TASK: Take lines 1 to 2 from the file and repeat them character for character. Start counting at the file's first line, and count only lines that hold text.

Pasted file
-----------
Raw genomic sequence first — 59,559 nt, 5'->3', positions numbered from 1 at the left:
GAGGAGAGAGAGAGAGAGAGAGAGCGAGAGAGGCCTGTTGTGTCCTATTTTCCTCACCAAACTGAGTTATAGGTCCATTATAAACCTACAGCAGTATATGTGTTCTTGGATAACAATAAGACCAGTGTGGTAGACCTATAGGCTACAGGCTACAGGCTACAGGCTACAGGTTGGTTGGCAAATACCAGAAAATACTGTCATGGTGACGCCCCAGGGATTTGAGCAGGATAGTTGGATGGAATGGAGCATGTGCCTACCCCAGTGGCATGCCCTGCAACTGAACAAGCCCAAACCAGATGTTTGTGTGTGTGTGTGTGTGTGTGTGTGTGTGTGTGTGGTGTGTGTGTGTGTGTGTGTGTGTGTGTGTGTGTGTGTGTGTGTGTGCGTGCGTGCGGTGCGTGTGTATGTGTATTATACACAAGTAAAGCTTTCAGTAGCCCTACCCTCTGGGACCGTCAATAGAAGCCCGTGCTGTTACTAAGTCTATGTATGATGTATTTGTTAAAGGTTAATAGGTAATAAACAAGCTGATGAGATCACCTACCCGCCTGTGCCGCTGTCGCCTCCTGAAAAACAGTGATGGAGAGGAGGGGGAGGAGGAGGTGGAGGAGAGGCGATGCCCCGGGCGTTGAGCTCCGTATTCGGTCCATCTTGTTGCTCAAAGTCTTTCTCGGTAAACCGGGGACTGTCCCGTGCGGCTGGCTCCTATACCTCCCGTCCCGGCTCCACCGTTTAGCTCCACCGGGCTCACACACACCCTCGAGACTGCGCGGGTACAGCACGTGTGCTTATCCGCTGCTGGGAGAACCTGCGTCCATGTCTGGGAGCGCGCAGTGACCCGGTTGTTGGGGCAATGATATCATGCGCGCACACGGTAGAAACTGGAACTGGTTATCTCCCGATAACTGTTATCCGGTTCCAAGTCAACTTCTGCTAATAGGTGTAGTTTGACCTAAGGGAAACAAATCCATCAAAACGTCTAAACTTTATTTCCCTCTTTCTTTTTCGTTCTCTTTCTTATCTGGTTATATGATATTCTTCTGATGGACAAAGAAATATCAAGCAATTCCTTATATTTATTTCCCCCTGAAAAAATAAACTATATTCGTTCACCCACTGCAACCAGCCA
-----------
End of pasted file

Raw genomic sequence first — 59,559 nt, 5'->3', positions numbered from 1 at the left:
GAGGAGAGAGAGAGAGAGAGAGAGCGAGAGAGGCCTGTTGTGTCCTATTTTCCTCACCAAACTGAGTTATAGGTCCATTATAAACCTACAGCAGTATATGTGTTCTTGGATAACAATAAGACCAGTGTGGTAGACCTATAGGCTACAGGCTACAGGCTACAGGCTACAGGTTGGTTGGCAAATACCAGAAAATACTGTCATGGTGACGCCCCAGGGATTTGAGCAGGATAGTTGGATGGAATGGAGCATGTGCCTACCCCAGTGGCATGCCCTGCAACTGAACAAGCCCAAACCAGATGTTTGTGTGTGTGTGTGTGTGTGTGTGTGTGTGTGTGTGGTGTGTGTGTGTGTGTGTGTGTGTGTGTGTGTGTGTGTGTGTGTGTGCGTGCGTGCGGTGCGTGTGTATGTGTATTATACACAAGTAAAGCTTTCAGTAGCCCTACCCTCTGGGACCGTCAATAGAAGCCCGTGCTGTTACTAAGTCTATGTATGATGTATTTGTTAAAGGTTAATAGGTAATAAACAAGCTGATGAGATCACCTACCCGCCTGTGCCGCTGTCGCCTCCTGAAAAACAGTGATGGAGAGGAGGGGGAGGAGGAGGTGGAGGAGAGGCGATGCCCCGGGCGTTGAGCTCCGTATTCGGTCCATCTTGTTGCTCAAAGTCTTTCTCGGTAAACCGGGGACTGTCCCGTGCGGCTGGCTCCTATACCTCCCGTCCCGGCTCCACCGTTTAGCTCCACCGGGCTCACACACACCCTCGAGACTGCGCGGGTACAGCACGTGTGCTTATCCGCTGCTGGGAGAACCTGCGTCCATGTCTGGGAGCGCGCAGTGACCCGGTTGTTGGGGCAATGATATCATGCGCGCACACGGTAGAAACTGGAACTGGTTATCTCCCGATAACTGTTATCCGGTTCCAAGTCAACTTCTGCTAATAGGTGTAGTTTGACCTAAGGGAAACAAATCCATCAAAACGTCTAAACTTTATTTCCCTCTTTCTTTTTCGTTCTCTTTCTTATCTGGTTATATGATATTCTTCTGATGGACAAAGAAATATCAAGCAATTCCTTATATTTATTTCCCCCTGAAAAAATAAACTATATTCGTTCACCCACTGCAACCAGCCA